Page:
Jamieson Robinson, LLC
185 West Broadway Suite 101
Jackson, WY 83001
John Robinson has extensive plaintiff’s serious bodily injury and wrongful death litigation experience, as well as prosecuting insurance companies for their unfair treatment of his clients in first party bad-faith cases. John opened his practice in 1998, after gaining trial experience as a Public Defender from 1995-1998. He has tried more than 50 jury trials in a variety of cases. Over the years, his practice has been diverse, with special emphasis on civil rights claims. In more than 35 cases during the past 15 years, John has prosecuted government actors and agents, including colleges, campus security, school districts, school officials, local law enforcement officers and agencies, prison health care corporations, and social workers. John has prosecuted more government officials in more cases than any other Wyoming attorney during that time, and is widely regarded as an expert in Civil Rights litigation.
John has experience in class action litigation having initiated the nationwide Class Action case against Aarons, Inc., (Byrd v. Aarons, Inc., W.D. PA – Case No. 11-101) for its franchise stores’ installation and use of spyware on their customers’ rent-to-own computers, which was used to secretly spy upon those customers and their families in their homes, taking pictures of them through their webcams, and capturing screenshots of their computer monitors. John recently initiated a state-wide class action case against a labor union for its violations of Wyoming’s right to work laws.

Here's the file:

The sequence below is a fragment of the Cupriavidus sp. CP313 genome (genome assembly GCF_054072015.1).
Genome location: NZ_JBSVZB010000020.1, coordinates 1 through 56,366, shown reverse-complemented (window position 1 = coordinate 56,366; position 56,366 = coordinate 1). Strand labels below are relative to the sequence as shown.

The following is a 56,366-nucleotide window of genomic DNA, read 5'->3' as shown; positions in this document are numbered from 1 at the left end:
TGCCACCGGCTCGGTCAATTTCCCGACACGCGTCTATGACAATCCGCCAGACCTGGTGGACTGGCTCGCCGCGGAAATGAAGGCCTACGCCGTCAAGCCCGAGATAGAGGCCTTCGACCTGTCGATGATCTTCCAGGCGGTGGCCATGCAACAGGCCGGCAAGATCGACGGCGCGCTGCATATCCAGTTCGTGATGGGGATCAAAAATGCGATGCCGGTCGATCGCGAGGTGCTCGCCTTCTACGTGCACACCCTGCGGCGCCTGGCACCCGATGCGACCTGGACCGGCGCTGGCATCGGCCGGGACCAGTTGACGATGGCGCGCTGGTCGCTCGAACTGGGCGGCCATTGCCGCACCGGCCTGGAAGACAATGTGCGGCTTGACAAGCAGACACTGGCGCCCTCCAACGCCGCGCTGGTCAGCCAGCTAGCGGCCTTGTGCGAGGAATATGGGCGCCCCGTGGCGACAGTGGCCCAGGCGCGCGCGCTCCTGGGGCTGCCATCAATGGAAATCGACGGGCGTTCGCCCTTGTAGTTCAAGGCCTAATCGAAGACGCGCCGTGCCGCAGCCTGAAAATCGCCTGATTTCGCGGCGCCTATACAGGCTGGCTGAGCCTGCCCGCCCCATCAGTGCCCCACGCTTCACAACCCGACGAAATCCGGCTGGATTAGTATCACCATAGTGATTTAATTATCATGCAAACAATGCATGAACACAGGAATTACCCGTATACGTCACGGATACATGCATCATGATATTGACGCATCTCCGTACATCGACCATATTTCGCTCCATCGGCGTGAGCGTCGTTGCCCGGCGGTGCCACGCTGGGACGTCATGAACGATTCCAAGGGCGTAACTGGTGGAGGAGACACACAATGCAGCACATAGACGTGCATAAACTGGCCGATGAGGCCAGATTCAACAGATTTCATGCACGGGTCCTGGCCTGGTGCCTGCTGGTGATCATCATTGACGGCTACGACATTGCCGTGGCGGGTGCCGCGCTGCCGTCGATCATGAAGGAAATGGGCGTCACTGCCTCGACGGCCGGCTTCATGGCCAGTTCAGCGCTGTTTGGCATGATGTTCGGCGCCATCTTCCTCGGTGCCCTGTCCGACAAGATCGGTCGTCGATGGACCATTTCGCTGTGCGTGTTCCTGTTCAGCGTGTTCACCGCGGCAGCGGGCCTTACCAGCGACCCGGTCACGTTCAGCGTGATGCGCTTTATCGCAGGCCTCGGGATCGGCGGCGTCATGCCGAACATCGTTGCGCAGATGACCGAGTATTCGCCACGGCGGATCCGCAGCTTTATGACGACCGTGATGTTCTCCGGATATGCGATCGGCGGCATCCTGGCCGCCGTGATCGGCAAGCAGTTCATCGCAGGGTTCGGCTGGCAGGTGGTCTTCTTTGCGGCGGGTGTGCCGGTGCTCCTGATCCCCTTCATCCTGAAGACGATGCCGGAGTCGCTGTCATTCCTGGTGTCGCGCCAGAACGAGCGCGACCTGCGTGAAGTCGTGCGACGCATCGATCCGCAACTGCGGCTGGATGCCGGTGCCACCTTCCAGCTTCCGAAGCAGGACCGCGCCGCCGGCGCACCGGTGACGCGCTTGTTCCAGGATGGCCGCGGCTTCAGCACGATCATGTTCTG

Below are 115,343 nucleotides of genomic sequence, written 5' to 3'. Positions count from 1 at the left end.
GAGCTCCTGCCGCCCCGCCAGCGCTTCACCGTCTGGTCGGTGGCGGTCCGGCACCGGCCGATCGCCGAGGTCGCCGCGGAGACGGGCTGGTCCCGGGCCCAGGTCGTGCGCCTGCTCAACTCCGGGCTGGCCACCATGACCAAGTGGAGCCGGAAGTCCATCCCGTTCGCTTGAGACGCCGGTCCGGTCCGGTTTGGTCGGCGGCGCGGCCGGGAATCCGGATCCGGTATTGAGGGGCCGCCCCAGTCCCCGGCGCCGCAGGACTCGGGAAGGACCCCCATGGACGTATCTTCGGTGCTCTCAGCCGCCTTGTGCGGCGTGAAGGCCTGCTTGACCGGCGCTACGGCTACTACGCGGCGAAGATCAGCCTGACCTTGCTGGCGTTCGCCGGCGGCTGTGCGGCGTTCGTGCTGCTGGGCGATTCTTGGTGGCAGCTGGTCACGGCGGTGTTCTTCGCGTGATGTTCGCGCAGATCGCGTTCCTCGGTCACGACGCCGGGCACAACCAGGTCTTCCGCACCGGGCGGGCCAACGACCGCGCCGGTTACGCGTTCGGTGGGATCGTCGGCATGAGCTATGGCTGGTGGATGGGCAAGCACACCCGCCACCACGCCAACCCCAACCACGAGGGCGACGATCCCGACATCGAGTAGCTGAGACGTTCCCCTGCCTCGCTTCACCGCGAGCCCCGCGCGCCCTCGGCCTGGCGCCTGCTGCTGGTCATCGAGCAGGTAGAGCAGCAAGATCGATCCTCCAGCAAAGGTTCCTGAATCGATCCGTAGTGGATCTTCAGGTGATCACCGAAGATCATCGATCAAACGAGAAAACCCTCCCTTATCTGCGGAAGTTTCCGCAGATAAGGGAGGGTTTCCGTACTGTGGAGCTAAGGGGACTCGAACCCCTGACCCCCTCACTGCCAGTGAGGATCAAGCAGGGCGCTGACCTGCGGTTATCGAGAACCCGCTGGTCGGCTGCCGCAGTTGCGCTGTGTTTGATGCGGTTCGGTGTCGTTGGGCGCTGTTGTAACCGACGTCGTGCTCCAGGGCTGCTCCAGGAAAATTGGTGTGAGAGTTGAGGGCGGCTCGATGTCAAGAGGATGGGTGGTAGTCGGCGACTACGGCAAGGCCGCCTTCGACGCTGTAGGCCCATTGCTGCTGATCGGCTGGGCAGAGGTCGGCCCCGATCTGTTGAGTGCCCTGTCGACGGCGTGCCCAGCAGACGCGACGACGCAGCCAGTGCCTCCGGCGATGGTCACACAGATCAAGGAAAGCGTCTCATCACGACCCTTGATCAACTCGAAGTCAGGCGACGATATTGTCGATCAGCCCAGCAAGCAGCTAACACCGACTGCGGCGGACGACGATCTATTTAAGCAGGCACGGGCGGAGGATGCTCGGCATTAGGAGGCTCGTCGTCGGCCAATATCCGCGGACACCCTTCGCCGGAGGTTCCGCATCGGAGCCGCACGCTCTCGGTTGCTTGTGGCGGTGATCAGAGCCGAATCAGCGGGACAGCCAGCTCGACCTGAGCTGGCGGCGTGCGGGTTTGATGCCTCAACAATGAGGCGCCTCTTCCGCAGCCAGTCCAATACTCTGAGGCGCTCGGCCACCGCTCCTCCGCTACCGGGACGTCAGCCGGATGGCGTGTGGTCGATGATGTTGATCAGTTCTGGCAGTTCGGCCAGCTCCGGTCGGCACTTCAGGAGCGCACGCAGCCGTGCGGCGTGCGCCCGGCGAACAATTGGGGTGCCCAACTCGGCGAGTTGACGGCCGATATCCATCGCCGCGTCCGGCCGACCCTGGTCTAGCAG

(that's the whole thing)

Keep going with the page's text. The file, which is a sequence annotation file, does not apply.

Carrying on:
In 2001 John took on the case of a woman who had been switched at birth in 1958, and sent home with the wrong family where she endured an abusive environment her entire childhood, only to discover the hospital’s tragic mistake after her father’s death. Banner Health asked the Federal Court to dismiss the lawsuit, claiming that Wyoming did not recognize claims for purely emotional injuries not associated with a physical injury. After the Federal Court certified the question to the Wyoming Supreme Court, John argued that the Court should recognize his client’s cause of action in light of the hospital patient relationship, and the Court agreed, creating an exception to the general rule and a new cause of action in Wyoming “in circumstances involving contractual relationships for services that carry with them deeply emotional responses in the event of a breach.” Larsen v. Banner Health, 81 P.3d 196, *22 (Wyo.2003). The Court’s ruling led to a significant settlement for his client.
Since earning his Juris Doctorate from the University of Wyoming in 1993, John became members of the Wyoming, Nebraska and Colorado bar associations. He is also an active member in the Wyoming Trial Lawyers’ Association, and the American Association for Justice.